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Re: Relational algebra and signal processing

I think the difficulty with JulianF’s signal processing domain is that he needs there to be precisely one record at every clock tick (or more generally, at every point in an N-dimensional discrete space).

Consider stock trading. A stock trade is an event that happens in continuous time, say

  (9:58:02 ORCL 41), (10:01:55 ORCL 43)

Our query wants to know the stock price at 10:00 (or at any 1-minute interval). Therefore we have to convert the event-oriented data into an array:

  (9:59 ORCL 41), (10:00 ORCL 41), (10:01 ORCL 41), (10:02 ORCL 43).

JulianF’s domain may be more naturally in the realm of array databases [1] but there are a lot of advantages to relational algebra and SQL, not least that we have reasonable story for streaming data, so let’s try to bridge the gap. Suppose we add a FILL operator that converts an event-based relation into a dense array:


Now we can safely join with other data at the same granularity.

Is this a step in the right direction?



> On Dec 18, 2018, at 7:05 AM, Michael Mior <mmior@xxxxxxxxxx> wrote:
> I would say a similar theory applies. Some things are different when you're
> dealing with streams. Mainly joins and aggregations. Semantics are
> necessarily different whenever you have operations involving more than one
> row at a time from the input stream. When dealing with a relation an
> aggregation is straightforward since you just consume the entire input, and
> output the result of the aggregation. Since streams don't end, you need to
> decide how this is handled which usually amounts to a choice of windowing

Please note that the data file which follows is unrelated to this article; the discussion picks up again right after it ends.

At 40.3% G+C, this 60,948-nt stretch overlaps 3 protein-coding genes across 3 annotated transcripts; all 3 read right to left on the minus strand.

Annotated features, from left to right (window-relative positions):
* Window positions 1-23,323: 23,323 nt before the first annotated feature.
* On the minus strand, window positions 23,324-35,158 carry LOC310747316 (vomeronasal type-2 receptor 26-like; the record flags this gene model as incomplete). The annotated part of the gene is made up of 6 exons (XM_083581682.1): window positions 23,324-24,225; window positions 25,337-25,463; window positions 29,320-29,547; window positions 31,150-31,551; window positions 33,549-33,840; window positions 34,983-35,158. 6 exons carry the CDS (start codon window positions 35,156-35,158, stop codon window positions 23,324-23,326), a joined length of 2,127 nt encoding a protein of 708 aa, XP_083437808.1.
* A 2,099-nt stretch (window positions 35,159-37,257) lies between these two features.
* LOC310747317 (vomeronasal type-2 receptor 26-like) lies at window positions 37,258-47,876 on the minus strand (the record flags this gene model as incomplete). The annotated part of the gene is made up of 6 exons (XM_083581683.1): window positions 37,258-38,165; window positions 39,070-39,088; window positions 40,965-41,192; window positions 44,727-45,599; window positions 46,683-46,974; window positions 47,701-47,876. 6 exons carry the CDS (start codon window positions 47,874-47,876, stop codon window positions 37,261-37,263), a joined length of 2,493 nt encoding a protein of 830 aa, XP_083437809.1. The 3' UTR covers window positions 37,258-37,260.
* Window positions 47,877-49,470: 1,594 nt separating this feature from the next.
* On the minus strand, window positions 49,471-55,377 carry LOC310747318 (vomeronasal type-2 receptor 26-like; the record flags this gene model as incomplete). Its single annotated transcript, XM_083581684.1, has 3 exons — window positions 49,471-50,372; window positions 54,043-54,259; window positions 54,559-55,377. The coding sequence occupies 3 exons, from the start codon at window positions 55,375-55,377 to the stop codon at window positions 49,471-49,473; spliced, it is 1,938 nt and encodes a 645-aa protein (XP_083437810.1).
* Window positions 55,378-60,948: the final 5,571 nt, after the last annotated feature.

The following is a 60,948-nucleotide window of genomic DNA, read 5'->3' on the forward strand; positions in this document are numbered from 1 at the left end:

> algorithm. There are a few other things to think about. The presentation
> linked below from Julian Hyde has a nice overview
> --
> Michael Mior
> mmior@xxxxxxxxxx
> Le mar. 18 déc. 2018 à 02:28, Julian Feinauer <j.feinauer@xxxxxxxxxxxxxxxxx>
> a écrit :
>> Hi Michael,
>> yes, our workloads are usually in the context of streaming (but for replay
>> or so we also use batch).
>> But, if I understand it correctly, the same theory applies to both, tables
>> ("relations") and streaming tables, or?
>> I hope to find time soon to write a PLC4X - Calicte source which creates
>> one or many streams based on readings from a plc.
>> Julian
>> Am 18.12.18, 03:19 schrieb "Michael Mior" <mmior@xxxxxxxxxx>:
>>    Perhaps you've thought of this already, but it sounds like streaming
>>    relational algebra could be a good fit here.
>>    --
>>    Michael Mior
>>    mmior@xxxxxxxxxx
>>    Le dim. 16 déc. 2018 à 18:39, Julian Feinauer <
>> j.feinauer@xxxxxxxxxxxxxxxxx>
>>    a écrit :
>>> Hi Calcite-devs,
>>> I just had a very interesting mail exchange with Julian (Hyde) on the
>>> incubator list [1]. It was about our project CRUNCH (which is mostly
>> about
>>> time series analyses and signal processing) and its relation to
>> relational
>>> algebra and I wanted to bring the discussion to this list to
>> continue here.
>>> We already had some discussion about how time series would work in